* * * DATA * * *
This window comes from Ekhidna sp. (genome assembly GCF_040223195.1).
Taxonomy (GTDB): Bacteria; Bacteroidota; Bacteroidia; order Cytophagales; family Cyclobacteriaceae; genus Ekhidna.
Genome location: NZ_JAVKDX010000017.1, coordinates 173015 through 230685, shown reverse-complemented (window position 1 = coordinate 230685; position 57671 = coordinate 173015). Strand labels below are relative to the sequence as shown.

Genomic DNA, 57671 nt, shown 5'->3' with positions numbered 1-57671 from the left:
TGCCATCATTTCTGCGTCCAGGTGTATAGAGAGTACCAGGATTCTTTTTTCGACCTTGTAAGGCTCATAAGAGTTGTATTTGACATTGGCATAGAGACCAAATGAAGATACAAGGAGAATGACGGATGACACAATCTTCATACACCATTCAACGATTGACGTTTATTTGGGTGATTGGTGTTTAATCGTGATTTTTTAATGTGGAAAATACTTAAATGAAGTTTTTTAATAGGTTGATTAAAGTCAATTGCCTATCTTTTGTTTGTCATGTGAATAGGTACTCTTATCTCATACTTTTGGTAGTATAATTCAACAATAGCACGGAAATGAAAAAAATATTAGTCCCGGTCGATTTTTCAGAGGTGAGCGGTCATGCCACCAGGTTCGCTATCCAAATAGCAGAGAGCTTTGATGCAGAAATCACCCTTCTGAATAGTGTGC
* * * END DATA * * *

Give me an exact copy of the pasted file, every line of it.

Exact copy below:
This window comes from Ekhidna sp. (genome assembly GCF_040223195.1).
Taxonomy (GTDB): Bacteria; Bacteroidota; Bacteroidia; order Cytophagales; family Cyclobacteriaceae; genus Ekhidna.
Genome location: NZ_JAVKDX010000017.1, coordinates 173015 through 230685, shown reverse-complemented (window position 1 = coordinate 230685; position 57671 = coordinate 173015). Strand labels below are relative to the sequence as shown.

Genomic DNA, 57671 nt, shown 5'->3' with positions numbered 1-57671 from the left:
TGCCATCATTTCTGCGTCCAGGTGTATAGAGAGTACCAGGATTCTTTTTTCGACCTTGTAAGGCTCATAAGAGTTGTATTTGACATTGGCATAGAGACCAAATGAAGATACAAGGAGAATGACGGATGACACAATCTTCATACACCATTCAACGATTGACGTTTATTTGGGTGATTGGTGTTTAATCGTGATTTTTTAATGTGGAAAATACTTAAATGAAGTTTTTTAATAGGTTGATTAAAGTCAATTGCCTATCTTTTGTTTGTCATGTGAATAGGTACTCTTATCTCATACTTTTGGTAGTATAATTCAACAATAGCACGGAAATGAAAAAAATATTAGTCCCGGTCGATTTTTCAGAGGTGAGCGGTCATGCCACCAGGTTCGCTATCCAAATAGCAGAGAGCTTTGATGCAGAAATCACCCTTCTGAATAGTGTGC